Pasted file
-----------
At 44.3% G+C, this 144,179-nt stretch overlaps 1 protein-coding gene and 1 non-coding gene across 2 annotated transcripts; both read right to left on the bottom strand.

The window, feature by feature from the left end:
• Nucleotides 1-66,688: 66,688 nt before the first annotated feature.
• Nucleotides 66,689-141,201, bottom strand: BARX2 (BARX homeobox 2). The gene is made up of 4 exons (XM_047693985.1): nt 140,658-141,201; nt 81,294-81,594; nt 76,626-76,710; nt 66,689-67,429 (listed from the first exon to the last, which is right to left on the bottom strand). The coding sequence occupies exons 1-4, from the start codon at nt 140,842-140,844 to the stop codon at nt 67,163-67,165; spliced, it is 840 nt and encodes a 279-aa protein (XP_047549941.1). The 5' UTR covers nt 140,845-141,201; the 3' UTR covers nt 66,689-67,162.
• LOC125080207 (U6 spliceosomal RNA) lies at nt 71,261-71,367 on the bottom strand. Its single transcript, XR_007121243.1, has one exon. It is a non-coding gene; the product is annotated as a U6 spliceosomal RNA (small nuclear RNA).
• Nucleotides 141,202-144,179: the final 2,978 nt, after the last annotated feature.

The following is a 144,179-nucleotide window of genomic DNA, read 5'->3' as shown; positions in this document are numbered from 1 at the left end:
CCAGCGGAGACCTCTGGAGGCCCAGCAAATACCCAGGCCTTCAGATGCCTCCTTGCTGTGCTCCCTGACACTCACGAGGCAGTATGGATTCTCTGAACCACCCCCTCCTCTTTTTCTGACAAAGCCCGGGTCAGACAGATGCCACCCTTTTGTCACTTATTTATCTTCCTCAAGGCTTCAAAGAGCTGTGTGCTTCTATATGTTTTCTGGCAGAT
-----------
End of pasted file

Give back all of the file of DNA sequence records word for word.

At 44.3% G+C, this 144,179-nt stretch overlaps 1 protein-coding gene and 1 non-coding gene across 2 annotated transcripts; both read right to left on the bottom strand.

The window, feature by feature from the left end:
• Nucleotides 1-66,688: 66,688 nt before the first annotated feature.
• Nucleotides 66,689-141,201, bottom strand: BARX2 (BARX homeobox 2). The gene is made up of 4 exons (XM_047693985.1): nt 140,658-141,201; nt 81,294-81,594; nt 76,626-76,710; nt 66,689-67,429 (listed from the first exon to the last, which is right to left on the bottom strand). The coding sequence occupies exons 1-4, from the start codon at nt 140,842-140,844 to the stop codon at nt 67,163-67,165; spliced, it is 840 nt and encodes a 279-aa protein (XP_047549941.1). The 5' UTR covers nt 140,845-141,201; the 3' UTR covers nt 66,689-67,162.
• LOC125080207 (U6 spliceosomal RNA) lies at nt 71,261-71,367 on the bottom strand. Its single transcript, XR_007121243.1, has one exon. It is a non-coding gene; the product is annotated as a U6 spliceosomal RNA (small nuclear RNA).
• Nucleotides 141,202-144,179: the final 2,978 nt, after the last annotated feature.

The following is a 144,179-nucleotide window of genomic DNA, read 5'->3' as shown; positions in this document are numbered from 1 at the left end:
CCAGCGGAGACCTCTGGAGGCCCAGCAAATACCCAGGCCTTCAGATGCCTCCTTGCTGTGCTCCCTGACACTCACGAGGCAGTATGGATTCTCTGAACCACCCCCTCCTCTTTTTCTGACAAAGCCCGGGTCAGACAGATGCCACCCTTTTGTCACTTATTTATCTTCCTCAAGGCTTCAAAGAGCTGTGTGCTTCTATATGTTTTCTGGCAGAT